Patchwork Of Another Sort

Apr 19, 2020 | 3 comments

Mom’s Patchwork Quilt

My grandmother wasn’t a quilter and neither were her daughters.  But my mother did make at least one patchwork quilt and, as old and tired as it is, I do love it dearly.  She made it in 1932.  She was at home here in Oysterville waiting until my dad was earning enough money at Roger Babson’s Statistical Organization so they could afford to get married.  It took two years.

For that two years, mom worked on her trouseau — mostly re-working discarded clothing of her older sisters so that she could have a wardrobe appropriate to far-off Boston.  She also hemmed napkins and embroidered tea towels  and put lace edging on pillow cases.  (I think the lace was re-cycled from things of my great-grandmother Julia’s.)

Two Greens – Not a Shadow

While she was at it, she made the quilt.  Once, long ago, she told me what each different piece had come from — a dress of my grandmother’s, an old pair of rompers of Willard’s or Edwin’s, perhaps some left-over fabric from the kitchen curtains.  I wish I had written it all down.

The only patchwork item (if you can really call it an “item”) that has been created in this household during my lifetime is our lawn!  And what a patchwork it is!  Different colors, different textures, different densities, different rates of growth!  And, different-sized patches!  Maybe this is more a crazy quilt pattern that a patchwork design.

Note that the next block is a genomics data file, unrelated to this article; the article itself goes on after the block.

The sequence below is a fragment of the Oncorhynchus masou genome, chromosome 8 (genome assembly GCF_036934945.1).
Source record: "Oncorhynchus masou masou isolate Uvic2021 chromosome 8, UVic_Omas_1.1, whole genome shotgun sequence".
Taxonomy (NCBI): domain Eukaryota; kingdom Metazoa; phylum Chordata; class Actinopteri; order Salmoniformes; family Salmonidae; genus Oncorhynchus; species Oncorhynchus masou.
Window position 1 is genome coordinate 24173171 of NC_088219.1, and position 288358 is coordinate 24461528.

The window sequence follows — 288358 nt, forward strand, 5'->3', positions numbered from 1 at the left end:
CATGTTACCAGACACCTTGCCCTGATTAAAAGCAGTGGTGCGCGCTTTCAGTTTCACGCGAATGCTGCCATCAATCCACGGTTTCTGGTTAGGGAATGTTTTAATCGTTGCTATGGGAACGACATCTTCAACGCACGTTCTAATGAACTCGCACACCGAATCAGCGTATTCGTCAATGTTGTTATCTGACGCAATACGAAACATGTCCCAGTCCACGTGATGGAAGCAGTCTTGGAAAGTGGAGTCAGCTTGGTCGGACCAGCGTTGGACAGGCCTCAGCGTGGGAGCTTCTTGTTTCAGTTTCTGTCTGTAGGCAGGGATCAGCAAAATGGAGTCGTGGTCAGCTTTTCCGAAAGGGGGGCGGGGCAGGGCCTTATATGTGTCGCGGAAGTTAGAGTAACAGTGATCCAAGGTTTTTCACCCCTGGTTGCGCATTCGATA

There is no rhyme but plenty of reasons to it, and I do know something about each patch.  In the beginning when the folks first moved in, the main part was put in by my dad.  The part we call “the croquet court” was done by Willard.  Part is in place of a large flower bed and was done by Nyel.  Part (a big patch) was done by Beach Time Landscaping when we had to have our septic system re-done.  It obliterated most of Willard’s patch.  And then there are the scattered patches that I’ve worked on — the little round areas that repair the mole damage.

Green, Greenish, Greener

All-in-all… it’s a mess!  Ten thousand square feet of this and that.  But… it beats most alternatives and until we have a lot more than the promised stimulus money (which we haven’t seen yet) we aren’t intending to replace it.  We’ll just continue to patch, patch, patch.


  1. Jane E Smith

    Sydney, I have 2 quilts from my maternal grandparents that were wedding gifts. That would be late 1919ish. One is Dresden Plate and one is Wedding Ring. My parents always used them as bedspreads, but I am afraid to even touch them. They are in near perfect condition. I am a quilter myself, and am in awe of all the hand quilting on these quilts. Treasure that patchwork quilt! I don’t think it classifies as a crazy quilt, as all the shapes are half triangles. A crazy quilt (at least ones made today) have more random shapes. Whatever, it is beautiful.

    • sydney

      No, it’s definitely not a crazy quilt. I have a “modern” one of those. This one was just a patchwork — there may have been a name for the diamond pattern but my mom never mentioned that. It’s all hand-stitched. I’m pretty sure there wasn’t a sewing machine in the house in those days. Every stitch in the quilt is by hand. I should have shown the backing, too. A lovely old-fashioned floral print.

  2. Caroline Miller

    I love quilts, though I can’t make a stitch. Perhaps, that’s why I love them so much. Your, quilt, however, is more than a blanket to cover. It’s a family history and as such, is priceless. Lucky you!


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